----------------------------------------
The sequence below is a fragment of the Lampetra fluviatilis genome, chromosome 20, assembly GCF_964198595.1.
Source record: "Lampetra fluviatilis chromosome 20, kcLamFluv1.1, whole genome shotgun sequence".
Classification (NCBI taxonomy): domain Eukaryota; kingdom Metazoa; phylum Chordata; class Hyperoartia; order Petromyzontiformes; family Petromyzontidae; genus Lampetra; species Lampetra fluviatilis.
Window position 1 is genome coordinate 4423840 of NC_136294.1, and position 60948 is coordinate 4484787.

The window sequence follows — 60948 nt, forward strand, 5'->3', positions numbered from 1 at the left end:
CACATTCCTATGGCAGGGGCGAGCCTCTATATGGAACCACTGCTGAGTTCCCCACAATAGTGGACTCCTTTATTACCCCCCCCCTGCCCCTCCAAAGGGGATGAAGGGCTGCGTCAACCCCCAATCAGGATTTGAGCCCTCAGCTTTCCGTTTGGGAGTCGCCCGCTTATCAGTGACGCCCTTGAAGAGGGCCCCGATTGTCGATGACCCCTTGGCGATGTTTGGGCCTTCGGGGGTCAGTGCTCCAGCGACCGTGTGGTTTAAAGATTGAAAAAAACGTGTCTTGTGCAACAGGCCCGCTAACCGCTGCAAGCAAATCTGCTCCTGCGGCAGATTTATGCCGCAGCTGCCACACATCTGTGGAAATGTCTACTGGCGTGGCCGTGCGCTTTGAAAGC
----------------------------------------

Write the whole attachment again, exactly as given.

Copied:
The sequence below is a fragment of the Lampetra fluviatilis genome, chromosome 20, assembly GCF_964198595.1.
Source record: "Lampetra fluviatilis chromosome 20, kcLamFluv1.1, whole genome shotgun sequence".
Classification (NCBI taxonomy): domain Eukaryota; kingdom Metazoa; phylum Chordata; class Hyperoartia; order Petromyzontiformes; family Petromyzontidae; genus Lampetra; species Lampetra fluviatilis.
Window position 1 is genome coordinate 4423840 of NC_136294.1, and position 60948 is coordinate 4484787.

The window sequence follows — 60948 nt, forward strand, 5'->3', positions numbered from 1 at the left end:
CACATTCCTATGGCAGGGGCGAGCCTCTATATGGAACCACTGCTGAGTTCCCCACAATAGTGGACTCCTTTATTACCCCCCCCCTGCCCCTCCAAAGGGGATGAAGGGCTGCGTCAACCCCCAATCAGGATTTGAGCCCTCAGCTTTCCGTTTGGGAGTCGCCCGCTTATCAGTGACGCCCTTGAAGAGGGCCCCGATTGTCGATGACCCCTTGGCGATGTTTGGGCCTTCGGGGGTCAGTGCTCCAGCGACCGTGTGGTTTAAAGATTGAAAAAAACGTGTCTTGTGCAACAGGCCCGCTAACCGCTGCAAGCAAATCTGCTCCTGCGGCAGATTTATGCCGCAGCTGCCACACATCTGTGGAAATGTCTACTGGCGTGGCCGTGCGCTTTGAAAGC